The powerhouse performer Janis Joplin was still in the upward thrust of her rocket launcher career when she sadly passed at the age of just 27 on October 4th, 1970. At the time, the singer was a leading light of the counter-culture movement and when she took the stage for the final time at Harvard Stadium in 1970 she was rightly heralded as the Queen of the Underbelly. To put it simply, Joplin was at the top of her game and an undoubted icon of the movement.
Joplin wasn’t just a cultural figure though, she wasn’t purely thinking about her image or distracted by fame, and in the clip below, taken from the live bootleg known as Wicked Woman, we hear a singer at the peak of her power. Delivering a cultured and crafted yet utterly unrestricted vocal performance like no other. It was with performances like this that she embodied the spirit of the age and ascended to her spot at the top of the pile.
By 1970, with a new decade on the horizon, Janis Joplin was beginning to assert herself as a juggernaut of the music industry. Having worked her way through the hazy coffee houses of San Francisco the singer had traversed the most notable stages in the world and had been an integral part of what made the sixties great. The new decade offered a pathway to superstardom if she could just navigate her growing demons.
Joplin, more than any other singer, somehow took the messages from the past and turned them into something current, something expressive and new. Her covers of ‘Cry Baby’, ‘Piece of My Heart’ and ‘Ball and Chain’ marked her out as an extraordinary interpreter of art and offered audiences a staggering glimpse of her giant heart and were blown away by her talent.
While Joplin may have released three records, with her stunning studio takes charting among some of the finest ever laid on tape, it is in her live performance that her breathless passion really comes alive. The clip below is a bootleg recording known as Wicked Woman and captures Joplin’s performance at Harvard Stadium on August 2nd, 1970.
The crowd were growing to a near riot as the wait for Joplin’s arrival on stage stretched further and further into the night. It was clear the growing bullishness of the near 40,000 people crammed inside the stadium was beginning to weigh heavily on the organisers as, at the beginning of the clip, the announcer confirms that Joplin “is here” and will be out shortly despite their sound equipment seemingly being stolen.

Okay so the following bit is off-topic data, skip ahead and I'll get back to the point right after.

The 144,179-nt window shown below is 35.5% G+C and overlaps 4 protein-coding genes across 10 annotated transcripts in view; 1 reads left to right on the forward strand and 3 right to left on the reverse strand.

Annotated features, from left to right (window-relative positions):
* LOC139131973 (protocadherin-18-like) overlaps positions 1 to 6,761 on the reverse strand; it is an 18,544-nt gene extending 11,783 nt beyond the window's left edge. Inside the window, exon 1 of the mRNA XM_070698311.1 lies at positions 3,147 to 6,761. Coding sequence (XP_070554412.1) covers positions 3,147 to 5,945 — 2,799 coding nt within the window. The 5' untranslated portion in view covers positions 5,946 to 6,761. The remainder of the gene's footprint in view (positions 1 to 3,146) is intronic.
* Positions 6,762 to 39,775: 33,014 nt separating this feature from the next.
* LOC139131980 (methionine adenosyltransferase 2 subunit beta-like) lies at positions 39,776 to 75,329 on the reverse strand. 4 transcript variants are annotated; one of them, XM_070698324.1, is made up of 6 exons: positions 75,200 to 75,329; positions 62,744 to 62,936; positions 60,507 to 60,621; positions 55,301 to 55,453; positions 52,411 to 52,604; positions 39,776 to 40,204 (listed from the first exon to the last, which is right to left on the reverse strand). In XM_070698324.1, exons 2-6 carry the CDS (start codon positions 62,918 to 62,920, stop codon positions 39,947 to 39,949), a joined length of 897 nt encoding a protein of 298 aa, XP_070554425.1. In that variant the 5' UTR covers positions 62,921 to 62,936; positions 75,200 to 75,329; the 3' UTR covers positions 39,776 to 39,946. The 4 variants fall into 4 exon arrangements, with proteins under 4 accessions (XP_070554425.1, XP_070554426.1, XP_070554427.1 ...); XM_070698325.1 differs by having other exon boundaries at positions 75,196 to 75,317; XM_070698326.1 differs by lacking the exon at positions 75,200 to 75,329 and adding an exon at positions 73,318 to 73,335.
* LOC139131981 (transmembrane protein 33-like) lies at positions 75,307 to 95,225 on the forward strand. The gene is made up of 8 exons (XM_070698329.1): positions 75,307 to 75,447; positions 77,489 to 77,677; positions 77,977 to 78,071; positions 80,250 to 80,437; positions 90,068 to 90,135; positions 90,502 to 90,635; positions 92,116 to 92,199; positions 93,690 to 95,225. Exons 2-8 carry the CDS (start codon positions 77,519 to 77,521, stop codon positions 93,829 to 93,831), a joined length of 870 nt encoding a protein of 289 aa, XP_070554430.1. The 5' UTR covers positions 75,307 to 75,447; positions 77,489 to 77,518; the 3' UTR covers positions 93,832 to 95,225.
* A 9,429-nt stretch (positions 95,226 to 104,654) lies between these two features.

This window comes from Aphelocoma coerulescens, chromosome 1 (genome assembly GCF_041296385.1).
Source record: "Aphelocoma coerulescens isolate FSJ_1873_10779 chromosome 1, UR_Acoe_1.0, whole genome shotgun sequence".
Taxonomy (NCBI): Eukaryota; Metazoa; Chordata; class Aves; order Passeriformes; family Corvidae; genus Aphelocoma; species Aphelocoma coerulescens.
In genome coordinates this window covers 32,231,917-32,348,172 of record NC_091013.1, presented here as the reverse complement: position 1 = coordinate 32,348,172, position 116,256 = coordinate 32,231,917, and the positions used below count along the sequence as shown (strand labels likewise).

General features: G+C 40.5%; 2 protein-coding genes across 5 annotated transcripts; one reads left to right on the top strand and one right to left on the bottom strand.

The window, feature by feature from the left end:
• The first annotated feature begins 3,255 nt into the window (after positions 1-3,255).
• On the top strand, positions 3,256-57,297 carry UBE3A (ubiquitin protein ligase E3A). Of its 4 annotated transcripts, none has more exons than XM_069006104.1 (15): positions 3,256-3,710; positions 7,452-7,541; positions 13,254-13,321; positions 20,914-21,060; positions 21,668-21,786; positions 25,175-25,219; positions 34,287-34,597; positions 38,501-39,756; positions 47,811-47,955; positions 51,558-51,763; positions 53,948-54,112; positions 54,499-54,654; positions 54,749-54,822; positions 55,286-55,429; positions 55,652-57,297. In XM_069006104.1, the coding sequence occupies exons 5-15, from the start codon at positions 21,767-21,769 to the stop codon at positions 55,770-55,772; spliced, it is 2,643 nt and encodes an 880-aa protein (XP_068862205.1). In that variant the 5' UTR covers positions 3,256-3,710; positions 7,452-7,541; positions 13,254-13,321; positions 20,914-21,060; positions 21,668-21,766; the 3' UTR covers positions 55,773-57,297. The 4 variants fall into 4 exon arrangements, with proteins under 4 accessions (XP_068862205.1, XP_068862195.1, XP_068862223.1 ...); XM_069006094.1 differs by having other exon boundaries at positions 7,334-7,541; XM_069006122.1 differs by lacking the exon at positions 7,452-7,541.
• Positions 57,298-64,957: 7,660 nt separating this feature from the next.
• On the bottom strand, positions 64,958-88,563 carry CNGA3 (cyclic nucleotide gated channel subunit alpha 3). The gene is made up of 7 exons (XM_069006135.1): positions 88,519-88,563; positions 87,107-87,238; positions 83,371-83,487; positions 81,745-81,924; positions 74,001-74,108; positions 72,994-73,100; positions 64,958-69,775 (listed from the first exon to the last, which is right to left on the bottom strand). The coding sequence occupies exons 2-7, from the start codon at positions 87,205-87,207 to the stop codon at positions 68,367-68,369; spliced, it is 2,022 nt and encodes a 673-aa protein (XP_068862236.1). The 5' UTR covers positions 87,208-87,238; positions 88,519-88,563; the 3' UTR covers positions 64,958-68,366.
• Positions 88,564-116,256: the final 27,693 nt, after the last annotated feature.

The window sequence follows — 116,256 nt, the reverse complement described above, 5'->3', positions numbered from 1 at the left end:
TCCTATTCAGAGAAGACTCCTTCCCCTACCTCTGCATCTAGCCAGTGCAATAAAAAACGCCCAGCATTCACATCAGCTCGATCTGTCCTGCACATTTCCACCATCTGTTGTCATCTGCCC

“Oddly, while we were sitting there—and the crowd was getting into something, it became very smoky and sweet there, let’s put it that way—we could see, straight ahead, the open-scaffolding stage,” says Kevin McElroy to WBUR. The spectator was sitting near the front with his photographer boyfriend, Peter Warrack. “Janis was underneath. And she had a bottle of Southern Comfort, and she was just in a world of her own there. She just was doing what she wanted to do in the moment. After another hour-and-a-half or so—it was really quite a delay—she literally burst onto the stage. It was just electric.”
Judging by the performance below we’d struggle to feel anything but electrified as Joplin rallies through the loss of equipment and unwarranted delays to deliver a spellbinding performance that only a singer as passionate as Janis could achieve. With her backing group the Full Tilt Boogie band in riotous form, the set is a sensational one and makes for perfect listening at any point of the day.
It is a picture of not only Joplin’s powerful vocal but the final moments of a star on stage before she succumbed to the drugs and drink that plagued her off-stage life. In truth, Joplin embodied both the spirit of the sixties and the new decade ahead. She had once been a creative powerhouse capable of transcending the human condition but had now fallen folly of the darkness of drugs that were about to swamp the upcoming decade.
Listen below to Janis Joplin’s final performance at Harvard Stadium in 1970, just weeks before her death.